Government dissidents like to keep their plans a secret, particularly in countries with poor human-rights efforts. But the folks at Mozilla may be inadvertently helping those dissidents out when it sent a cease-and-desist letter Tuesday to a European company that makes spyware, the UK’s PC Advisor reports.
Computer-security researchers at the University of Toronto’s Citizen Lab discovered that the spyware FinSpy was making itself look a whole lot like Mozilla’s Firefox browser. When recipients downloaded the file, the data on the computer became accessible to an external user as well as the ability to watch and listen to the computer’s user through the machine’s camera and microphone. Citizen Lab found that FinSpy “is being used in a number of countries with poor human rights records and has been used to target activists.”
FinSpy is owned by the UK’s Gamma Group, which is now the recipient of a letter from Mozilla asking the company to stop disguising its product as Firefox. Citizen Lab reports that FinSpy doesn’t just make itself look like Firefox; it actually “makes use of Mozilla's trademark and code.”
"The latest Malay-language sample masquerades as Mozilla Firefox in both file properties and in manifest," the researchers wrote in their “For Their Eyes Only” report. "This behavior is similar to samples discussed in some of our previous reports, including a demo copy of the product, and samples targeting Bahraini activists."
As researcher Morgan Marquis-Boire pointed out to Wired, cases like this don’t generally involve a known company: “We have something which is malware, doing what malware does, but it’s a commercial company that’s selling it,” he says. “So that’s where it gets interesting. You can actually say, ‘Hey can you guys knock it off.’” Whether the company listens or not is another story.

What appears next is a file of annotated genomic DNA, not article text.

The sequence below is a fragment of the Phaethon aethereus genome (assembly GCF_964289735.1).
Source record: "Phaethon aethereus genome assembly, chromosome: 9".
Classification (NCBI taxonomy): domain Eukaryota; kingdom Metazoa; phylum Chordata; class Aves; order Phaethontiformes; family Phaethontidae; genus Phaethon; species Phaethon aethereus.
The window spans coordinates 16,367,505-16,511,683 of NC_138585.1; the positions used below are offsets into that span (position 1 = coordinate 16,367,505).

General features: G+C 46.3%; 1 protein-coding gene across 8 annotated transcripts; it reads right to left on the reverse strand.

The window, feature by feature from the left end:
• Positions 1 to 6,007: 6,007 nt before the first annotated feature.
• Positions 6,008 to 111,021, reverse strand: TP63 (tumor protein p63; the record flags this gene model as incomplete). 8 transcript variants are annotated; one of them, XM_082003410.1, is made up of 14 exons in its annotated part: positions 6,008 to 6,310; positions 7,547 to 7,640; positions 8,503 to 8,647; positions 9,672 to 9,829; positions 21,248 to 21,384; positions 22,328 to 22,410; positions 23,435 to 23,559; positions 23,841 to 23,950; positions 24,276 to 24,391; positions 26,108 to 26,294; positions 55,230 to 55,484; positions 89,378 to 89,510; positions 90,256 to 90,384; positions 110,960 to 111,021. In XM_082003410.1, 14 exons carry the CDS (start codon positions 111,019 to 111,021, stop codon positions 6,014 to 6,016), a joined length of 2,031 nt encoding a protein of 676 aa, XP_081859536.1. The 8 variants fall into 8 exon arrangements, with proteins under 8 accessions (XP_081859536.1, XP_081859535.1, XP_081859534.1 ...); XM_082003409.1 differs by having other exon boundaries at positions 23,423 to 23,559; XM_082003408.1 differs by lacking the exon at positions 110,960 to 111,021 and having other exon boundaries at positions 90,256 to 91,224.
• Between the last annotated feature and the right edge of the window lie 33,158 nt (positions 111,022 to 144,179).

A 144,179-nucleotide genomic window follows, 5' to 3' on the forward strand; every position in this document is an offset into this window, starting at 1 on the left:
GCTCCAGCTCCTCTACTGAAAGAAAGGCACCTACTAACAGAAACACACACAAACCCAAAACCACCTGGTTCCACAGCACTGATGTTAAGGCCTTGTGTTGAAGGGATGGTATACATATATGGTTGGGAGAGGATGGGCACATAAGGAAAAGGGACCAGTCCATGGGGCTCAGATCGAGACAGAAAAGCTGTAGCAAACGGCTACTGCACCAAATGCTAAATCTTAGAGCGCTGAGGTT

The International Business Times has it that FinFisher, the suite FinSpy is part of, became more widely known when “it was revealed that the Egyptian government's state security was in negotiations with Gamma International UK over the purchase of the software.”
Mozilla, of course, is livid. “We found what Gamma was doing to be highly offensive,” Alex Fowler, Mozilla’s chief privacy officer, told Slate.com. “The trust that people have put into the Mozilla brand, the Firefox brand, is one of our most important assets—it’s what people put a lot of faith in. So for a company using those brands and trademarks in a way that is playing off of that trust and brand to surreptitiously surveil citizens living in countries with repressive regimes—it's doubly offensive.” Slate notes that Gamma has not been winning a lot of popularity contests recently. Reporters Without Borders recently named it a “corporate enemy of the Internet.”
Fowler should be feeling extra protective of his brand these days since it has put some breathing room between itself and Google’s Chrome browser in terms of market share, TheInquirer.netreports. Though neither comes close to Internet Explorer’s market dominance, Firefox is getting a firmer grip on being the second most popular browser in the free world. Last year, the Inquirer reports, it was practically tied with 19.7 percent of the market going to Firefox and 19.6 going to Chrome. Chrome was down to 16.3 percent in April while Firefox was up to 20.3 percent.